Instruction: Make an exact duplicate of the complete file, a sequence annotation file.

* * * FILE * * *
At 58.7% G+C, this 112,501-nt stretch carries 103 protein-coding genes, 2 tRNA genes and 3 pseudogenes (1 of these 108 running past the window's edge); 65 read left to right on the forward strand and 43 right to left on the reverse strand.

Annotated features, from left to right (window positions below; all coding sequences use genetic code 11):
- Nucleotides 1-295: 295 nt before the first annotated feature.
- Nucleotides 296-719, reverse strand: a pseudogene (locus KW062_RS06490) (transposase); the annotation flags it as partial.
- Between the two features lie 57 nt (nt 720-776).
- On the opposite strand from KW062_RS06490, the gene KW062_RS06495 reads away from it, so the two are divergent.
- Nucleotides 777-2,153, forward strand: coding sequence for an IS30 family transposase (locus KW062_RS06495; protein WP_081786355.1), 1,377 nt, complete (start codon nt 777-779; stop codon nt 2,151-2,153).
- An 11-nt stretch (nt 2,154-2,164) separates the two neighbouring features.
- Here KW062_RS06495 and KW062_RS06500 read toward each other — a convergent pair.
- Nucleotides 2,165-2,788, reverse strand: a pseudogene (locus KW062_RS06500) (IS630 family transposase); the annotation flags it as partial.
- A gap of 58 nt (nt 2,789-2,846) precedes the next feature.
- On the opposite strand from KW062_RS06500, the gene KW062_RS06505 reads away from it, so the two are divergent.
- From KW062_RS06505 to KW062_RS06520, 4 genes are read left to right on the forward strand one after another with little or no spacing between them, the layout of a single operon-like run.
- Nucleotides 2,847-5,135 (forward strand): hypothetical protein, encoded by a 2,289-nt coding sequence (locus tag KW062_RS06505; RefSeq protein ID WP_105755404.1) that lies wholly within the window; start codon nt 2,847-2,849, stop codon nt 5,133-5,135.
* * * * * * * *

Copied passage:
At 58.7% G+C, this 112,501-nt stretch carries 103 protein-coding genes, 2 tRNA genes and 3 pseudogenes (1 of these 108 running past the window's edge); 65 read left to right on the forward strand and 43 right to left on the reverse strand.

Annotated features, from left to right (window positions below; all coding sequences use genetic code 11):
- Nucleotides 1-295: 295 nt before the first annotated feature.
- Nucleotides 296-719, reverse strand: a pseudogene (locus KW062_RS06490) (transposase); the annotation flags it as partial.
- Between the two features lie 57 nt (nt 720-776).
- On the opposite strand from KW062_RS06490, the gene KW062_RS06495 reads away from it, so the two are divergent.
- Nucleotides 777-2,153, forward strand: coding sequence for an IS30 family transposase (locus KW062_RS06495; protein WP_081786355.1), 1,377 nt, complete (start codon nt 777-779; stop codon nt 2,151-2,153).
- An 11-nt stretch (nt 2,154-2,164) separates the two neighbouring features.
- Here KW062_RS06495 and KW062_RS06500 read toward each other — a convergent pair.
- Nucleotides 2,165-2,788, reverse strand: a pseudogene (locus KW062_RS06500) (IS630 family transposase); the annotation flags it as partial.
- A gap of 58 nt (nt 2,789-2,846) precedes the next feature.
- On the opposite strand from KW062_RS06500, the gene KW062_RS06505 reads away from it, so the two are divergent.
- From KW062_RS06505 to KW062_RS06520, 4 genes are read left to right on the forward strand one after another with little or no spacing between them, the layout of a single operon-like run.
- Nucleotides 2,847-5,135 (forward strand): hypothetical protein, encoded by a 2,289-nt coding sequence (locus tag KW062_RS06505; RefSeq protein ID WP_105755404.1) that lies wholly within the window; start codon nt 2,847-2,849, stop codon nt 5,133-5,135.